In his analysis, Byung-Chul Han invokes Medusa, the deranged saint of arts and artists, when talking about contemporary art, which he says largely “lacks entirely the fear-inducing gaze of the Medusa which petrifies everything.” To look directly at Medusa, a creature from Greek myth with the hair of unwieldy and venomous snakes, is to get stunned, turned to stone. In The Stendhal Syndrome, when Anna Manni is first overwhelmed by the art which surrounds her in the Florence museum – operatic and dizzying – Caravaggio’s shield with the head of Medusa is present and for a vertiginous moment, takes up nearly the entire frame. Caravaggio famously used his own face as the model for Medusa’s. A trick/tincture: he shielded himself from her violence by becoming her. I want to suggest that this momentary glimpse of Medusa’s/Caravaggio’s head shows how art operates in The Stendhal Syndrome.

Caravaggio’s Head of Medusa (1597) as seen in The Stendhal Syndrome (1996)

As with many Dario Argento films, The Stendhal Syndrome unfolds along the scary and seductively thin line between possession-by (a work of art, a desire for revenge, violence) and identification-with that which one is possessed/obsessed by. Anna Manni is a police officer visiting Florence in order to catch Alfredo, a serial rapist and murder, whom she meets at the Uffizi Gallery as her Stendhal Syndrome peaks near Head of Medusa.

In the gallery: immersive and haptic shots, camera rolling over the paintings like hands, Birth of Venus, Anna’s stunned face, Medusa’s gaze, giant Baroque pieces with impossible angles, unstable scenes, and visceral affects. Stunned, Anna enters a painting and when painted water becomes actual water, she swims, kisses a fish, and wakes up with a bloody lip on the gallery floor. It’s Bruegel’s Landscape with the Fall of Icarus which first makes her faint as she loses herself entirely, forgetting her name and why she’s there.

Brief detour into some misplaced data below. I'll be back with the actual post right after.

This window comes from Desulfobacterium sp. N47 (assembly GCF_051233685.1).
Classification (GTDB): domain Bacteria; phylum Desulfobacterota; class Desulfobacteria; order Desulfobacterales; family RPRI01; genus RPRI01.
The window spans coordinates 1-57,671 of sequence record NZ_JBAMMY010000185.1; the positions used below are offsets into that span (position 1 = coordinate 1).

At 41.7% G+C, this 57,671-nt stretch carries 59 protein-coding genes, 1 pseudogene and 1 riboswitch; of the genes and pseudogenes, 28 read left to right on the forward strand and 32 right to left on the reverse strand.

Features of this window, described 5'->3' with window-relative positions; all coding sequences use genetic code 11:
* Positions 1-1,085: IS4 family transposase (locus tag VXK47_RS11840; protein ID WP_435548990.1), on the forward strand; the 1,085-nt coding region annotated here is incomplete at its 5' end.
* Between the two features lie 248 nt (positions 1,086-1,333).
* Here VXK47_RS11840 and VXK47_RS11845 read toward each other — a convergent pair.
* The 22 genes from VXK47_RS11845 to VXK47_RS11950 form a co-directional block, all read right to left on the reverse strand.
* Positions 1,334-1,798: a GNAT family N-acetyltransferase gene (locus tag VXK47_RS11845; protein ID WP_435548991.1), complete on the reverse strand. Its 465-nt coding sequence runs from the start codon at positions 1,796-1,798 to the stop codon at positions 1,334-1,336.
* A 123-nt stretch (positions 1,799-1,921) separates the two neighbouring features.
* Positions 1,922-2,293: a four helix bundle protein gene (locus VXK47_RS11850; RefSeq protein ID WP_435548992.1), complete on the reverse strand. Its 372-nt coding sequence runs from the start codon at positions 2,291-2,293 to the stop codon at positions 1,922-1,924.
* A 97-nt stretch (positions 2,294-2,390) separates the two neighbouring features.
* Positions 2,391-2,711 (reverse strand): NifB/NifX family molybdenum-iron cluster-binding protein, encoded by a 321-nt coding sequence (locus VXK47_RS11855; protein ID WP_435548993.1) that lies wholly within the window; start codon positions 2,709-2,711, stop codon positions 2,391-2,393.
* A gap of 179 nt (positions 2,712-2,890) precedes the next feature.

In her hotel room, Rembrandt’s The Night Watch comes alive in haptic bursts of audiovisual. In its mutable reflection, Alfredo appears. Alfredo enters Anna’s room through the artwork and, in a moment which epitomizes the film’s logic of breaking-in, Alfredo rapes Anna. As we will see, the painting enables their interaction, acting as a kind of gate. It also sets up an ultra-porous and scrambled zone of Dionysian intoxication as identities and labels (victim and perpetrator; self and other) get mixed-up.

Anna transforms. She cuts her hair, changes the way she dresses, and begins taking boxing lessons. At the suggestion of her therapist, she begins to paint. She creates the same image over and over again, an abstract face with a gaping mouth, dark and wide. Occasionally, these paintings speak to her in garbled moans. Eventually, she kills Alfredo and what appears at first to be a rape revenge film gets quickly deconstructed. It’s not: eye for an eye. But: what is an I? A you? How do they interact, creating and dissolving boundaries and zones? How does art mediate human relationships?

The Stendhal Syndrome, the disease and the film, offer the kind of ravishment without death that Georges Bataille talks about in his essay The Cruel Practice of Art:

…for art, which puts us on the path of complete destruction and suspends us there for a long time, offers us ravishment without death. Of course, this ravishment could be the most inescapable trap—if we manage to attain it. Here or there, we enter into death or return to our little worlds.

During the film’s second half, Anna’s Stendhal Syndrome disappears. There are less artworks, too. Though he’s dead, Alfredo is not gone. Without art, Anna’s experience of Alfredo is head-on, unmediated. She becomes possessed by him and murders those who are closest to her. Caravaggio’s Medusa head is just a head. It is neither living nor dead – shown in a freaky close-up liminal moment – mouth wide open and face contorting – just after Medusa’s been decapitated by Perseus. The scream gets paused before the blood which spews from her neck births something new. Both the shield and the film dilate this ambivalent, open-mouthed in-between.

Transformation, laceration, contagion: The Stendhal Syndrome shows art’s alchemical potential, its ability to unlock horror and de-form (in) the strange arena opened and closed by Medusa’s gaze. Like Caravaggio who protected himself by becoming-Medusa in his rendering of Medusa, Anna becomes a kind of devouring shield through transforming into that which she’s most afraid of, reminiscent of Nietzsche’s warning in Beyond Good and Evil: “Whoever fights monsters should see to it that in the process he does not become a monster.” In the process, Anna becomes an artist, finding complicated immunity through the terrifying transfiguration opened by formlessness.

Emmalea Russo is a writer. She edits Asphalte Magazine and is pursuing a PhD in philosophy. Her writing has appeared in many venues, including Artforum, BOMB, and Granta. Her books are G (2018) and Wave Archive (2019).

Volume 26, Issue 1-2 / February 2022 Essays   black cinema   black horror   film and art   race and horror